Adding actions to Gmail using Schemas

Recently, Google introduced Schemas in Gmail messages to allow developers to deliver a more interactive email experience integrated with their web app. Schemas in emails can be used to represent various types of entities and actions. Email clients that understand schemas, such as Gmail, can render entities and actions defined in the messages with a consistent user interface. In the case of Gmail, this means that the emails can display quick action buttons that let users take actions directly from their inboxes, essentialy allowing them to tie their web app with Gmail for a more integrative experience.
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Building a self-correcting email input field

Email is one of the common input fields in any web form. Many sites use two email fields to make sure that the user has entered correct email ids. This is a common idiom in web design, and it is surprising that it has not changed over all these years. One of the interesting alternative I found is the ‘MailCheck’ JavaScript library. The library enables you to offer the user a suggestion for the domain name if he makes a mistake while entering. A demo is shown below.
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Printing selective DOM elements on a page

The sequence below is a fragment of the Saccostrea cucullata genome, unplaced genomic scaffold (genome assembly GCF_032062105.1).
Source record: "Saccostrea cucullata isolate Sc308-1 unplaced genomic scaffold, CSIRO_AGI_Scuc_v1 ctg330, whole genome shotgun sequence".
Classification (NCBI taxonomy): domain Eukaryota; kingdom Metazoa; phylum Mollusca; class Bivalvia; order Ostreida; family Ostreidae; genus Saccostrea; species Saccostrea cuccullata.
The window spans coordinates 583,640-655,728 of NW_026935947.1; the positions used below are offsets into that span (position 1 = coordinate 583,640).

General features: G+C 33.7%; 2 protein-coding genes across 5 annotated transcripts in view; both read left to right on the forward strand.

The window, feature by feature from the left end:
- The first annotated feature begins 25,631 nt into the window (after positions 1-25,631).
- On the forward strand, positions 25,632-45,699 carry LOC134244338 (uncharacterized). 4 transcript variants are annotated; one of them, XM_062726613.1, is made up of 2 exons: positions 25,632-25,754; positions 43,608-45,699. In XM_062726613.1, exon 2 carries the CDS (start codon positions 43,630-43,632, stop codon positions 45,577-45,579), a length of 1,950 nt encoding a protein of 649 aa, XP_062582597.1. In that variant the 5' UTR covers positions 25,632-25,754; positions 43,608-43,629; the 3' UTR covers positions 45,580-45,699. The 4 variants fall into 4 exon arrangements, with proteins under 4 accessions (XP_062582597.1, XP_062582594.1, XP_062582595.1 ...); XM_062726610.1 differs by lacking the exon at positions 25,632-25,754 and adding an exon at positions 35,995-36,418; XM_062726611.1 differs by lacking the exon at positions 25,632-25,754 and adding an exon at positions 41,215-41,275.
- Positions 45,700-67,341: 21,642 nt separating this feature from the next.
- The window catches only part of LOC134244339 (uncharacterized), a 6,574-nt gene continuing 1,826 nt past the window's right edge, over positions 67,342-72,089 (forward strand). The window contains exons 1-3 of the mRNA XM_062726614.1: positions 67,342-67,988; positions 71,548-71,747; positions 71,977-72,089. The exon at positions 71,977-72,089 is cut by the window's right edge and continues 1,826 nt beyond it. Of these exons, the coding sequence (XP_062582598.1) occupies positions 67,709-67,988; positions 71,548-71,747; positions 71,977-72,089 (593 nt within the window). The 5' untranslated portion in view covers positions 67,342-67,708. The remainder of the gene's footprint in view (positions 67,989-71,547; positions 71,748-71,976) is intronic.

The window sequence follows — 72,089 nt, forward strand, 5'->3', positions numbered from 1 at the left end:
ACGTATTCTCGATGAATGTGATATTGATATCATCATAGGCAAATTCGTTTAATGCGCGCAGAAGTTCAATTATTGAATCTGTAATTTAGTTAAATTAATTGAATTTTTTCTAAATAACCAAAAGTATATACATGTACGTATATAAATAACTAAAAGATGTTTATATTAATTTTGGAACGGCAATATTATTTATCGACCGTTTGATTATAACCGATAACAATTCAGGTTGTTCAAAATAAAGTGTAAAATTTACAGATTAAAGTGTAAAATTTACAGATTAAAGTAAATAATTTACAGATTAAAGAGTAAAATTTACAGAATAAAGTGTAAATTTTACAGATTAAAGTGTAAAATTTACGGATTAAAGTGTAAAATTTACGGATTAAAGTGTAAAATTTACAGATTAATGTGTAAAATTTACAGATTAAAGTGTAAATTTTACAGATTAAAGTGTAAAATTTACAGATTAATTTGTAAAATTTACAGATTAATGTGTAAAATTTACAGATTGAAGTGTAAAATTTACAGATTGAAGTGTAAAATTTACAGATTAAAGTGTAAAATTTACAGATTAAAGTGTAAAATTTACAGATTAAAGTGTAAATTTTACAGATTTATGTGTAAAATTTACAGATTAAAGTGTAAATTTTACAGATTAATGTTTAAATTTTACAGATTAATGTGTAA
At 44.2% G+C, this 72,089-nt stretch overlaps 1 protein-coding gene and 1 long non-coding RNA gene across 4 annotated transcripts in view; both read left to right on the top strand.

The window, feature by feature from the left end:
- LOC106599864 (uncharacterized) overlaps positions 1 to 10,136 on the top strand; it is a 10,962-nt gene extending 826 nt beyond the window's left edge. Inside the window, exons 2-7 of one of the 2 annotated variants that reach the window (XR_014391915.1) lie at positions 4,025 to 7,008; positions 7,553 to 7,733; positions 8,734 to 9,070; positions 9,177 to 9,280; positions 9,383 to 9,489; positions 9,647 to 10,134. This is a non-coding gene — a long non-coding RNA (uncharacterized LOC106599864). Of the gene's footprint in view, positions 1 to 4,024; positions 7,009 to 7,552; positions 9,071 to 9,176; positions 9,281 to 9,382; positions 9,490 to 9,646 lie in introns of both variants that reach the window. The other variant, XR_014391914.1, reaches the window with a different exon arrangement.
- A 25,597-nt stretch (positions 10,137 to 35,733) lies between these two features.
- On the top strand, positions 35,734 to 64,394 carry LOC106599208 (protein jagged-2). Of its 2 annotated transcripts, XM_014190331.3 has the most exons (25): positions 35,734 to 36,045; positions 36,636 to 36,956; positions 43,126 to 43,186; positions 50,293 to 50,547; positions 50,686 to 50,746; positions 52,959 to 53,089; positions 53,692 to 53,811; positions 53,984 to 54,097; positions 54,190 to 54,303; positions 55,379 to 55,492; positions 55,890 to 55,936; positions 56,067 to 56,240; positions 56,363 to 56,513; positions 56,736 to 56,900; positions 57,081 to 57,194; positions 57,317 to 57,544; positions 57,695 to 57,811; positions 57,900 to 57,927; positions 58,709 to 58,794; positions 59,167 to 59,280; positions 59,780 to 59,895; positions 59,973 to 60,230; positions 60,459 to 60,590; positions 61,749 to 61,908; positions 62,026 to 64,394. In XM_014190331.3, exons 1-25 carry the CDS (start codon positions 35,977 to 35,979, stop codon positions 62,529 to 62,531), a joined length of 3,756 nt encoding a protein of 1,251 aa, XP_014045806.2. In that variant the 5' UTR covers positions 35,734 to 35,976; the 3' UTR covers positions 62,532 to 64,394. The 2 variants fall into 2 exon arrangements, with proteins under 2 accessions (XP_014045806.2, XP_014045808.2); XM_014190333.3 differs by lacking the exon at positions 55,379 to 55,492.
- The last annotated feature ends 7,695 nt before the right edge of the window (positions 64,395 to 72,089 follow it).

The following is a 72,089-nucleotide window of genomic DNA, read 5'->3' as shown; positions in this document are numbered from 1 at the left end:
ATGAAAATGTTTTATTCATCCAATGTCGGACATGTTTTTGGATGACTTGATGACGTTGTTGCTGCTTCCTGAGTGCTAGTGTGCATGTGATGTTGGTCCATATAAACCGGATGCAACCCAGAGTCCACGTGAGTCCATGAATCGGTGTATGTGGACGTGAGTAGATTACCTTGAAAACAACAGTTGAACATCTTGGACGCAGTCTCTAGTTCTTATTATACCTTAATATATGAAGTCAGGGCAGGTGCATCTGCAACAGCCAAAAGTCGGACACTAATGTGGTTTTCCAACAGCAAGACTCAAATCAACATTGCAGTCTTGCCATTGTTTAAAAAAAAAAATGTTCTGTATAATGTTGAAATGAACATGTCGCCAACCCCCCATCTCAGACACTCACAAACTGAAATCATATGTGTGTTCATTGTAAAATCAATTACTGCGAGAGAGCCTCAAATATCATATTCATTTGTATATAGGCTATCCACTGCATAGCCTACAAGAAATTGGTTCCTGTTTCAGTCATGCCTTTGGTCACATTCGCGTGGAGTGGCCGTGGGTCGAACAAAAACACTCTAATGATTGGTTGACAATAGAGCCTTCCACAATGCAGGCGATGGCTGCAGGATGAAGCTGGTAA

Printing web pages from JavaScript, although not a common scenario, can be easily accomplished with some simple code. On the other hand, selectively printing some elements from a web page – like a div or a paragraph, can be challenging. Fortunately there are libraries available that can make the task easier. One such useful jQuery plugin is jQuery PrintElement, which allows you to selectively print a DOM element. Usage is extremely easy; just select any element from a webpage and fire the ‘printElement’ method.
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Rendering PDF in HTML5 Canvas

pdf.js is an HTML5 technology experiment from Mozilla that explores building a faithful and efficient Portable Document Format (PDF) renderer using Canvas without any native code support. The goal of the project is to create a general-purpose, web standards-based platform for parsing and rendering PDFs, and eventually to release a PDF reader extension powered by pdf.js. Integration with Firefox is a possibility if the experiment proves successful.
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